Archive for April, 2010

Small is beautiful, for a change

Friday, April 30th, 2010

If you’re looking for a bra in Japan that doesn’t have enough metal to act as a cellphone antenna, enough ribbons and lace to swathe a bordello and enough padding to stop a bullet, until now, your best bet has been the underwear rack in the exercise wear section.

Look ma! No extra padding!

Look Ma! No extra padding!

This summer, there are a few alternatives, and women seem to be responding positively. Uniqlo has made one of its famously interactive, graphics-heavy Web sites to spread the word about its tank tops, tunics and camisoles with built-in bras. They even have a line of casual dresses with the subtle, built-in support. Last week, Wacoal announced online-only sales of a minimizer bra and, within days, had to tell would-be customers that they were almost sold out and not expecting new stock until July.

In a departure from the usual piles of padding that come in the form of foam, air pockets, gel packs, water cells and some space-agey “marshmallow” concoction, these new undies are designed to make the chest look “compact.” This seems to go along with some of the less-fussy fashions coming out as the temperature rises, especially the wispy maxi-dresses that  favor slighter figures.

The bras are made for cup sizes D, E, F and G. (Simmer down, fellas. That translates to U.S. sizes A, B, C, and D.) The underwire bras still look as architectural as Tokyo Tower and as sweetly decorated as a birthday cake, but appear to have no padding inside.

A short film about a wistful young woman whose cat returns home after she does a good deed (and dons a new bra) on Wacoal’s Web site hints at the change, albeit a bit obscurely, with the tag line “Small happinesses are the cutest.”

Wacoal is reported to have released this bra for the 10.7% of people, dubbed by the company as “the minimizers,” who agreed with the questionnaire statement “I don’t want to force ‘em up against their will.”  For the other 89%, there’s no shortage of uplifting, eye-popping contraptions.

Bento boys rock the lunch box

Tuesday, April 27th, 2010

Bento boxes for men now stack vertically

Bento boxes for men now stack vertically

Nestlé have recently launched a cute new site called “Bento Danshi Park” (Lunch Box Boys’ Park) that allows visitors to take a peek inside the carefully prepared lunch boxes of the nation’s salarymen. Feeding off the bento danshi trend that exploded last year, the site allows male users to upload photos of their packed lunches, which are then rated by other users.

The trend began with a string of media reports that stated modern men were more likely to bring a packed lunch to work for economic and health reasons. Proving that this wasn’t all hot air, BP Net reported that Tokyu Hands saw a significant rise sales of bento boxes specifically designed for men and that publishing companies also done well with recipe books for simple bento lunches. For example, last spring the publication of “Bokuben” (My Lunch Box) by Matsuki Kamizawa (Goma Books), a how-to book aimed at male readers, proved to be a big hit.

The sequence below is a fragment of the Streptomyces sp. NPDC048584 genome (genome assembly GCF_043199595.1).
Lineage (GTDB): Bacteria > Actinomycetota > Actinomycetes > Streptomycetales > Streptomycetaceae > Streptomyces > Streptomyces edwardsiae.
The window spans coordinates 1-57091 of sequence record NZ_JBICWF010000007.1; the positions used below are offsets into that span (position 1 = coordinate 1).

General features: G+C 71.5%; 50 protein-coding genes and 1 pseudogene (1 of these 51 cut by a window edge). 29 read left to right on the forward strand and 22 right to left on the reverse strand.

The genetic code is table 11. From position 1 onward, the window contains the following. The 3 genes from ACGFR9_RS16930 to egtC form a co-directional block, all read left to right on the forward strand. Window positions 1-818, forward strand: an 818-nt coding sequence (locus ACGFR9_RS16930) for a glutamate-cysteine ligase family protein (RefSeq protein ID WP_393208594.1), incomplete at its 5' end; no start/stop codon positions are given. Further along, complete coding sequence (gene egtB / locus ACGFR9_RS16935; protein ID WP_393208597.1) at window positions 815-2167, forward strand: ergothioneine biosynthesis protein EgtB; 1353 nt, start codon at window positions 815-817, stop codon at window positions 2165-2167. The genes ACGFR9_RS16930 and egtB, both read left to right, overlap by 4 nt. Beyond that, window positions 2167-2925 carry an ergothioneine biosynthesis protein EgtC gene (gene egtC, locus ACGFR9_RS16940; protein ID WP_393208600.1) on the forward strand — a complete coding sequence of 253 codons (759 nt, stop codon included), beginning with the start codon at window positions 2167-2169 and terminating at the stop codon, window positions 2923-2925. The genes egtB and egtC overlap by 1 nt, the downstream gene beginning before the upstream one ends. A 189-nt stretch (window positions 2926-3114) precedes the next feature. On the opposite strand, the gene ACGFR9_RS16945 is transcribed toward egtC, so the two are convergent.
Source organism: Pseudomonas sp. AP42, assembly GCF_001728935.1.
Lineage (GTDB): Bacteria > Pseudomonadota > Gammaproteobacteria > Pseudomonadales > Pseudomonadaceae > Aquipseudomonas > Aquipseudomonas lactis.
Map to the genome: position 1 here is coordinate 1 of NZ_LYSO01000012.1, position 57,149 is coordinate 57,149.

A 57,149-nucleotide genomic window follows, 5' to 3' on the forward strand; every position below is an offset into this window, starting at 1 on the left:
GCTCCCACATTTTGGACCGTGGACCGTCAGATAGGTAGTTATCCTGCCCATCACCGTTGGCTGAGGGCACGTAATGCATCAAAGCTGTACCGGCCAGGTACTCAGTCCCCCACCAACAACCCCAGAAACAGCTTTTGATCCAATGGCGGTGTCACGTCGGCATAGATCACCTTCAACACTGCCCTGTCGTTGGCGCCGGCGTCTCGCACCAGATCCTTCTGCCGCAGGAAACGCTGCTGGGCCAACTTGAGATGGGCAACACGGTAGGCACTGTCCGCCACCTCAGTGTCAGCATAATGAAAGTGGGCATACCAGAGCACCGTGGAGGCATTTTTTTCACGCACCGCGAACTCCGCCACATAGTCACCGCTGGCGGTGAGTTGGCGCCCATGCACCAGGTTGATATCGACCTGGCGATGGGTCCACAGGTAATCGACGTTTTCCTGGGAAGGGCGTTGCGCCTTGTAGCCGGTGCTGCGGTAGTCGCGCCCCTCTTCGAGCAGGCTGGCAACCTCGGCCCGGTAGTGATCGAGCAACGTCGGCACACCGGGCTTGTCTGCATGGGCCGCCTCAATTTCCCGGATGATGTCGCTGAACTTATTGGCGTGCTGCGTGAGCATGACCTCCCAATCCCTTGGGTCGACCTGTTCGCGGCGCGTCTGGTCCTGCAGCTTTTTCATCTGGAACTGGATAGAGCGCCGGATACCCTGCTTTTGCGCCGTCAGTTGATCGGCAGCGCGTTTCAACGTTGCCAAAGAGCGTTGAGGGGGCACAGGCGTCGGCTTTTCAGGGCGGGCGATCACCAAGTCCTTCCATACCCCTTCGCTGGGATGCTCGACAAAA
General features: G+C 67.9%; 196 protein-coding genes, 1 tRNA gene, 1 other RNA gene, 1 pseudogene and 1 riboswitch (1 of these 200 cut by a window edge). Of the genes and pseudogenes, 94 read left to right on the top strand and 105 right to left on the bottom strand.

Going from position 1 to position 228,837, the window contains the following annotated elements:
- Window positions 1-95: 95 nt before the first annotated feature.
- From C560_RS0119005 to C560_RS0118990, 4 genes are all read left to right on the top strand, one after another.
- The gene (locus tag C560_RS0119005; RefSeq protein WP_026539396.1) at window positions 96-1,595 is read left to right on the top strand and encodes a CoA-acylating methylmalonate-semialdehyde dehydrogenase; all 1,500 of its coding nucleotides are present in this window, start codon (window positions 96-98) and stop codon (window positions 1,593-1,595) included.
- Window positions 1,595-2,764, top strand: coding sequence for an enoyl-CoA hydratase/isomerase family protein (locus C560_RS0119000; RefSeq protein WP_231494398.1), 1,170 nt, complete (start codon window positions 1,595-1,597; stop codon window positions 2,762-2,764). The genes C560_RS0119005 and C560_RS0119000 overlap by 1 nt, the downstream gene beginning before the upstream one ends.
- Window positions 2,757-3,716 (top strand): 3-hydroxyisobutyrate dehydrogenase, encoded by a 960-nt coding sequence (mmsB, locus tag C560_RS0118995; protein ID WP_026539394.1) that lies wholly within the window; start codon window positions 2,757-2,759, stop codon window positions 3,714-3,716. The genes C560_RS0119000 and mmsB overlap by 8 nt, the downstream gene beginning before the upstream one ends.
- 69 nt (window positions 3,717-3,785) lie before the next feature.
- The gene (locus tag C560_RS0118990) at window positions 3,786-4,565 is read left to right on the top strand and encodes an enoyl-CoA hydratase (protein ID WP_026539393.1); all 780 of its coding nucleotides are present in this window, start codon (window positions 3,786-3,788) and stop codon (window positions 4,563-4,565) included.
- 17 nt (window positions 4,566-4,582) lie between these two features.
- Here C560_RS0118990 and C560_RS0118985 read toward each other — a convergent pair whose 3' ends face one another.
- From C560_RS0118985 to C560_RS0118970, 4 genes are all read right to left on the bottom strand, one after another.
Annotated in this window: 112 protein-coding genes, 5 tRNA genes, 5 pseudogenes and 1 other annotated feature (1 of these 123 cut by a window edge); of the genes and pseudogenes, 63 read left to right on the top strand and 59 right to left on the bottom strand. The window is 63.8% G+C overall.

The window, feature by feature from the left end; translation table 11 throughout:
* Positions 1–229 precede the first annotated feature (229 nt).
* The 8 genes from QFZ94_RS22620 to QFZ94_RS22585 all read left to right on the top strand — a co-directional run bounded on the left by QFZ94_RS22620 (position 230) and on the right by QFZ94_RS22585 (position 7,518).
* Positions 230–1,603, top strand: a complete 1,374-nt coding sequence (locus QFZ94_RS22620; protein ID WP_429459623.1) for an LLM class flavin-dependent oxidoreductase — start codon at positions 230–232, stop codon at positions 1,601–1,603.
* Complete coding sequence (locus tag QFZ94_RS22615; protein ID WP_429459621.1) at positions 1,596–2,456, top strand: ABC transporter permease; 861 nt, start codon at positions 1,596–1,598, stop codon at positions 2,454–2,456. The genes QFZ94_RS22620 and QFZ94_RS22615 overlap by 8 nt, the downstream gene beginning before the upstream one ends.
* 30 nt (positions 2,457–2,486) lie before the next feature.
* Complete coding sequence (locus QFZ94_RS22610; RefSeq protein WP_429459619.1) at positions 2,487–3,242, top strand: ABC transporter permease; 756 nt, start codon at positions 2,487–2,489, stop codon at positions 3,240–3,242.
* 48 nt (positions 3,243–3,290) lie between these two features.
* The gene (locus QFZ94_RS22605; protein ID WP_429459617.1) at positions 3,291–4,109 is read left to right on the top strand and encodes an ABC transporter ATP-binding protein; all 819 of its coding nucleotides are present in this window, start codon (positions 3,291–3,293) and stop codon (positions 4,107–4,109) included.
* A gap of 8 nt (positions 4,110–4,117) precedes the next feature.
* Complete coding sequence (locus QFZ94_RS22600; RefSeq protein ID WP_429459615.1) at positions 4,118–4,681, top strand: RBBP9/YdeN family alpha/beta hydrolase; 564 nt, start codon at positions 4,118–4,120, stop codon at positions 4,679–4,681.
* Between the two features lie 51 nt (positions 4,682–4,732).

A homemade bento, prepared with the right ingredients, can cost as little as ¥200, and some male workers have managed to slash their daily budgets even further by joining the new tribe of “suitou danshi” – men who take drinks to work in a thermos.

Many men, however, have reportedly been drawn to making bento simply out of a desire to learn how to cook. Attractive and healthy bento were matched with herbivorous men (yet another media catchphrase used to describe Japan’s version of the metrosexual) and Nestlé’s site is clearly aimed at that niche market. And what’s the link between bento and Nestlé, you might rightly ask? Turns out that it’s all to promote more soshokukei danshi (herbivorous men) eating airy Aero chocoloate.

At the time of writing, however, the top-ranked box lunch on Bento Danshi Park was a simple Chinese-style fried rice, accompanied by a piece of fried chicken, which perhaps indicates the site is frequented by guys who rate speed and economy over acquiring complicated culinary skills. Maybe the campaign isn’t exactly hitting the herbivore target after all.

One of the coolest innovations to accompany the trend is the rise of the vertically stacking lunch box, which is specifically designed to fit into briefcases. The theory being that flat-bottomed lunch boxes will just get upended if they’re put in alongside documents. This one from Metaphys is particularly cool and shows that the simplest bento can still be eaten with style.

Major beer companies diet excessively while craft brewers beef up

Thursday, April 22nd, 2010

Rest your liver, say the big brewers. Low-alcohol beers and sugar-free beers are booming.

Rest your liver, say the big brewers. Low-alcohol beers and sugar-free beers are booming.

The big four Japanese beer companies – Asahi, Kirin, Sapporo and Suntory – are in a constant turf war. Game theory keeps them intertwined in a fierce marketing dead heat, and the types of beer they release seem to be hamstrung by a monkey-see-monkey-do strategy and Japanese tax laws.

Over the past seven years, beer companies have produced cheaper and cheaper products by dancing around Japanese tax laws that define beer by barley content,  and politicians have continuously revised the regulations to combat deficits. Brewers first pushed happoshu, a low malt beer, through the tax loophole. Not surprisingly, the beer sold extremely well. Politicians modified laws in 2003 to tax happoshu, and brewers began to “third-type beers” such as Sapporo’s Draft One, which eschews all barley and uses fermentables from peas and corn instead. In 2006, politicians redefined these as “other fermented beverages” to bring them under tax laws.

As the law currently stands, 100% malt beer is taxed at ¥222 per liter, beverages with a barley content of 25-50% at ¥178, and those with less than 25% at ¥134.

Japanese "beer": So much alcohol, so little barley.

Current-day Japanese “beer”: So much alcohol, so little barley.